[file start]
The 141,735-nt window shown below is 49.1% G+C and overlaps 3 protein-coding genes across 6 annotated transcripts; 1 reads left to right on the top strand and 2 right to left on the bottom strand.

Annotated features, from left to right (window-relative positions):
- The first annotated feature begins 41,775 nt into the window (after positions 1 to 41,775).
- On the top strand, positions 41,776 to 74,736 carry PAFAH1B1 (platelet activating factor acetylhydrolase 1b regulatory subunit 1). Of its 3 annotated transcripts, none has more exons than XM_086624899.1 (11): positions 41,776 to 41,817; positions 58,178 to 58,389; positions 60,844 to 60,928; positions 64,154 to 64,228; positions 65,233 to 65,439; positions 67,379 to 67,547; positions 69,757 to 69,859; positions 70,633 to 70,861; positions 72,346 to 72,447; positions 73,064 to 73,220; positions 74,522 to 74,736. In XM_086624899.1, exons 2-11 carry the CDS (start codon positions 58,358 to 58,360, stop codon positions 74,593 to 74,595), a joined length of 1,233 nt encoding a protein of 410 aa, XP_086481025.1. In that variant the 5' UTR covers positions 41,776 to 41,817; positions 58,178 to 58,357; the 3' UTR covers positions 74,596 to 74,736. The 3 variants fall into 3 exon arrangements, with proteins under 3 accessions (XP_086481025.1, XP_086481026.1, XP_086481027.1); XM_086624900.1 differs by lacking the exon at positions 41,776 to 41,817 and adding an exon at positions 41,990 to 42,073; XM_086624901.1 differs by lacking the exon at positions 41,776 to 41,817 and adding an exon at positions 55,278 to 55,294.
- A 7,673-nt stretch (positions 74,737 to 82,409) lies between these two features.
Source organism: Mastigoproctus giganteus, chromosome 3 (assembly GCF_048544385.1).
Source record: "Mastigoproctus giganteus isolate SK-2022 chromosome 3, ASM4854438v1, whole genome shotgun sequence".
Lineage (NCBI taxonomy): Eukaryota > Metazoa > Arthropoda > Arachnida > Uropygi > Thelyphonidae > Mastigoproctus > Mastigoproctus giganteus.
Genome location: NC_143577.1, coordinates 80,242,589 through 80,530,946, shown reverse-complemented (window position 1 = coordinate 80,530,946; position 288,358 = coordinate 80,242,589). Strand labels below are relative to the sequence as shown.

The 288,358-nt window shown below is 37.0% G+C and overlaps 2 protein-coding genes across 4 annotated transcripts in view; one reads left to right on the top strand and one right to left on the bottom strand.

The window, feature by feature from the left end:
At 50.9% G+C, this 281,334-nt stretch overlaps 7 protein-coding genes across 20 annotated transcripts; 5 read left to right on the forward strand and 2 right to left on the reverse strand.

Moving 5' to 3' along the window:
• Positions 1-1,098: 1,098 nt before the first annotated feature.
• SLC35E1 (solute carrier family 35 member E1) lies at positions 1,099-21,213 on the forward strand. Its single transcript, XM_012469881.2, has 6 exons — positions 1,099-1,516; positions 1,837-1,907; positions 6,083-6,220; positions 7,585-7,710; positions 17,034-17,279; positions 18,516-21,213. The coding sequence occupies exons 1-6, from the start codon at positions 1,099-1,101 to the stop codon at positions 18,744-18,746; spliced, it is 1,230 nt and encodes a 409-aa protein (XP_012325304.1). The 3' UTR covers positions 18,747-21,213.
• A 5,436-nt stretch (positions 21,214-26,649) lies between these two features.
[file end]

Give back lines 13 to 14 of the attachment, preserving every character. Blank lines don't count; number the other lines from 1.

Moving 5' to 3' along the window:
• Positions 1-1,098: 1,098 nt before the first annotated feature.